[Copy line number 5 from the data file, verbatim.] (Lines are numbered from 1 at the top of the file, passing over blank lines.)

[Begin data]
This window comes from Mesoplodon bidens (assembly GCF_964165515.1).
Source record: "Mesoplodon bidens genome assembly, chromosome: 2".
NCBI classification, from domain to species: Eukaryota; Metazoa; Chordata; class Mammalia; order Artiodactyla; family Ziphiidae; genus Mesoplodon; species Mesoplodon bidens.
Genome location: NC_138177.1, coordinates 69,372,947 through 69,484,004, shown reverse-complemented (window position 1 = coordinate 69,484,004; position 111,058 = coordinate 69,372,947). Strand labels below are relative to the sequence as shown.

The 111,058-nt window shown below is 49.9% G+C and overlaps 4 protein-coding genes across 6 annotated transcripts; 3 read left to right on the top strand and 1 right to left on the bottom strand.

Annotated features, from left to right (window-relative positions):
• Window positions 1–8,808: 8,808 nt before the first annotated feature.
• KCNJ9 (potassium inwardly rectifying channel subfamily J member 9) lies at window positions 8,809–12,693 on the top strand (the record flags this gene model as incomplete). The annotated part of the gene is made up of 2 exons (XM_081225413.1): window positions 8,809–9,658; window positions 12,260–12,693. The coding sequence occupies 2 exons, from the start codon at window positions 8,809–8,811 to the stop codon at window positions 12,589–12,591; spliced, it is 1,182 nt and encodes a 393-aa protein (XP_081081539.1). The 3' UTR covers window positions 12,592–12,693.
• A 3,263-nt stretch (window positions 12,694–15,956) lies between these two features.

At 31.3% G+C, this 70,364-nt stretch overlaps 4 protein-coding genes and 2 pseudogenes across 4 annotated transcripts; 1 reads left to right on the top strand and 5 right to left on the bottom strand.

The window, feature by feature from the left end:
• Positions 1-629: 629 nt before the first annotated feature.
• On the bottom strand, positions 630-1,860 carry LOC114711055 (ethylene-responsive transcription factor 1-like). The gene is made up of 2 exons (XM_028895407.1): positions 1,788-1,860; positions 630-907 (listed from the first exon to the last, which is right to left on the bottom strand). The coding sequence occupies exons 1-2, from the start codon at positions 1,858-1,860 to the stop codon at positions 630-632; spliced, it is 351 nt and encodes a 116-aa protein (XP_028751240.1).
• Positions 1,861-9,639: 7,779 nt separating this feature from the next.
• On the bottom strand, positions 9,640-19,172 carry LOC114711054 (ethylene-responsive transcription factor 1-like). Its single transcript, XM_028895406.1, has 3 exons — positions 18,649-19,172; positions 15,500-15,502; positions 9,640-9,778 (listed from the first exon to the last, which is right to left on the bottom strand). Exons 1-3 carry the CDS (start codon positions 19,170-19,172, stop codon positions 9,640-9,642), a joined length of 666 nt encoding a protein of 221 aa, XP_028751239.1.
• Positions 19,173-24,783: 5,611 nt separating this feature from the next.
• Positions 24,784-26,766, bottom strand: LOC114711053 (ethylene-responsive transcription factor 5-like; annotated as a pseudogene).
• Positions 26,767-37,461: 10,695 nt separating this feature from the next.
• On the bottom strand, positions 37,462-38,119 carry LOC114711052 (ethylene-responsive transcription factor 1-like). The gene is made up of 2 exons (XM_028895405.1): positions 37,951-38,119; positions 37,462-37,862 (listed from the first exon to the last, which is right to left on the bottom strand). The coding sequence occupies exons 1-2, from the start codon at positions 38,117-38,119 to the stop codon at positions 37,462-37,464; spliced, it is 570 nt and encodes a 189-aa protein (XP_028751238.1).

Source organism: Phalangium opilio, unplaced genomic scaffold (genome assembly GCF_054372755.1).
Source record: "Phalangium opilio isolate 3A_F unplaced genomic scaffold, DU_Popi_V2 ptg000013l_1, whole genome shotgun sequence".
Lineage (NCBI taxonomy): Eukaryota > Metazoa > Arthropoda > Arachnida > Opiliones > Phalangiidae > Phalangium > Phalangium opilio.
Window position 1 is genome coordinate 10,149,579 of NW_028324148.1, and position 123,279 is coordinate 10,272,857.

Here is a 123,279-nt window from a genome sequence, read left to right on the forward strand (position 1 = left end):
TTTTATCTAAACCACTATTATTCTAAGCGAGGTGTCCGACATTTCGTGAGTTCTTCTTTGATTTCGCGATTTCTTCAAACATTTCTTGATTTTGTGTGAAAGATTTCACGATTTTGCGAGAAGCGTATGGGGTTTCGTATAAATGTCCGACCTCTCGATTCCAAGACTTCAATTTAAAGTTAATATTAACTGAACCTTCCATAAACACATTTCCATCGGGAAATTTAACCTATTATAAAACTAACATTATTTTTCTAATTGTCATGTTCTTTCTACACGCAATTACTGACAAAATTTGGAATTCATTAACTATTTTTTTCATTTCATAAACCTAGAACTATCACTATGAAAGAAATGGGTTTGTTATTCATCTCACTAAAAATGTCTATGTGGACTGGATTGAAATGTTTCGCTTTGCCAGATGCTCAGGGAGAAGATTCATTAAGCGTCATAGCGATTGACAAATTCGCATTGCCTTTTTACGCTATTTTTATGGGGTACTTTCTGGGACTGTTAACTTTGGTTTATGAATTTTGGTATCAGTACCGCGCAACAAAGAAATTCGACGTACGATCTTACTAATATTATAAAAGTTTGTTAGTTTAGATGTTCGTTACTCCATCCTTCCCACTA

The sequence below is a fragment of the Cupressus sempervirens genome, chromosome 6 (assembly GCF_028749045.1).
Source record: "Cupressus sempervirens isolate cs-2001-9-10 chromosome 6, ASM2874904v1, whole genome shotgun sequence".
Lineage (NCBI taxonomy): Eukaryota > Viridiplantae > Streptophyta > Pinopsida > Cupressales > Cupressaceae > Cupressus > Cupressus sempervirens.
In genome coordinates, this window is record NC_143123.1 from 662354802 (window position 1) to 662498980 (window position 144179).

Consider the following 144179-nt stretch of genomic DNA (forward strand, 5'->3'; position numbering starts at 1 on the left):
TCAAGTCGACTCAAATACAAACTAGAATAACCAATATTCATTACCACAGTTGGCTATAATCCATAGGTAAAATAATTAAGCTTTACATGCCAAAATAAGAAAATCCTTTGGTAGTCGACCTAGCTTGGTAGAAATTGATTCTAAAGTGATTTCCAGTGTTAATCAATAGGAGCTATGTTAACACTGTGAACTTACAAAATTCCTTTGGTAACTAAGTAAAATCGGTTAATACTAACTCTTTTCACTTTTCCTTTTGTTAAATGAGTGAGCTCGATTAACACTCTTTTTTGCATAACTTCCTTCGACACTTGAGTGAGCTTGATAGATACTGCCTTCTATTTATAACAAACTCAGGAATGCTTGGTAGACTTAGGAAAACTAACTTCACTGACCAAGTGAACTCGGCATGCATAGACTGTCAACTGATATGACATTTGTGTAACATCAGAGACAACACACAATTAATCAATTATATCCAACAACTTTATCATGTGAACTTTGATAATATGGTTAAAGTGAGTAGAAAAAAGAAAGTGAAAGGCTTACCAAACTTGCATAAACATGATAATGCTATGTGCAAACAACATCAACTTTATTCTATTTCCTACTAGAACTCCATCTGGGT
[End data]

The 111,058-nt window shown below is 49.9% G+C and overlaps 4 protein-coding genes across 6 annotated transcripts; 3 read left to right on the top strand and 1 right to left on the bottom strand.